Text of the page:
Electronic stability control and side impact crashes: 100% cure of a case of realigning safety priorities

Research output: Contribution to conferencePaper


Side impact crashes remain a key road safety priority. Electronic stability control (ESC) has been shown to be a life-saving technology and was heavily promoted as having significant benefits in reducing rollover crashes and run-off-road crashes in particular. Similarly, side impact airbags (SAB) offer considerable promise in reducing the number of people killed and seriously injured in side
impact crashes.

The paper has two aims: 1 to estimate the likely crash reduction benefits and financial savings in terms of ESC in reducing pole side impact crashes in Victoria, and 2, to assess the need for, and type of, road safety countermeasures required to address the persisting side impact crash problem. In doing so, the role of side airbags was assessed, and a case for the pole side impact Global Technical Regulation (GTR) examined.

Using historical crash data from Victoria, vehicle ownership rates, actuarial determinations of crash risk and future population projections, future crash
rates were determined. It was projected that in the period 2016 to 2045, a total of 1088 passenger car and SUV occupants were predicted to be killed and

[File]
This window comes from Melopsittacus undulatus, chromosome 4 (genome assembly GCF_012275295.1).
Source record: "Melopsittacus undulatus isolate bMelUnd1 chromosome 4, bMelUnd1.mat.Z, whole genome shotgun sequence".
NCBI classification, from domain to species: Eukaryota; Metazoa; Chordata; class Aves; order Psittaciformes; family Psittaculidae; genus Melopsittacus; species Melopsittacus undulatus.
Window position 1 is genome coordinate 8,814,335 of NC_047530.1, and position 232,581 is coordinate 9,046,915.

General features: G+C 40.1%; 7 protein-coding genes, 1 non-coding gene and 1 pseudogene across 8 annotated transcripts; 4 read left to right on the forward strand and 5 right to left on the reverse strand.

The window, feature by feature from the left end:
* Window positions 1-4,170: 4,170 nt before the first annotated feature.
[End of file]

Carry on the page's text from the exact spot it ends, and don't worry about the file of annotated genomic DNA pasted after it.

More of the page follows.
8661 seriously injured due to pole side impact crashes. Given a range of evidence on the effectiveness of ESC, side impact airbags and the proposed new Pole Side Impact global Technical Regulation, the combined crash reduction benefit was established.

Given stated implementation scenarios and associated assumptions, the combined benefit of ESC, SAB and the proposed PSI GTR was a 50% reduction in the number of occupants killed and seriously injured in narrow object side impact crashes. Conversely, half of all projected fatalities and serious injuries still occur, translating to the likely deaths of 547 occupants and serious injuries
sustained by 4145 occupants.

It is clear then that ESC and side airbags are highly effective however other crash prevention and injury mitigation countermeasures are required to address the remaining crash problem. Adoption of a broader view of side impact safety
countermeasures, including improved infrastructure and safer road user behavior, is essential.
Original languageEnglish
Number of pages12
Publication statusPublished - 2013
EventInternational Technical Conference on the Enhanced Safety of Vehicles 2013 - Seoul, Korea, South
Duration: 27 May 201330 May 2013
Conference number: 23rd


ConferenceInternational Technical Conference on the Enhanced Safety of Vehicles 2013
Abbreviated titleESV 2013
Country/TerritoryKorea, South
Internet address


  • Electronic Stability Control
  • Crash
  • Side impact
  • injury
  • active safety

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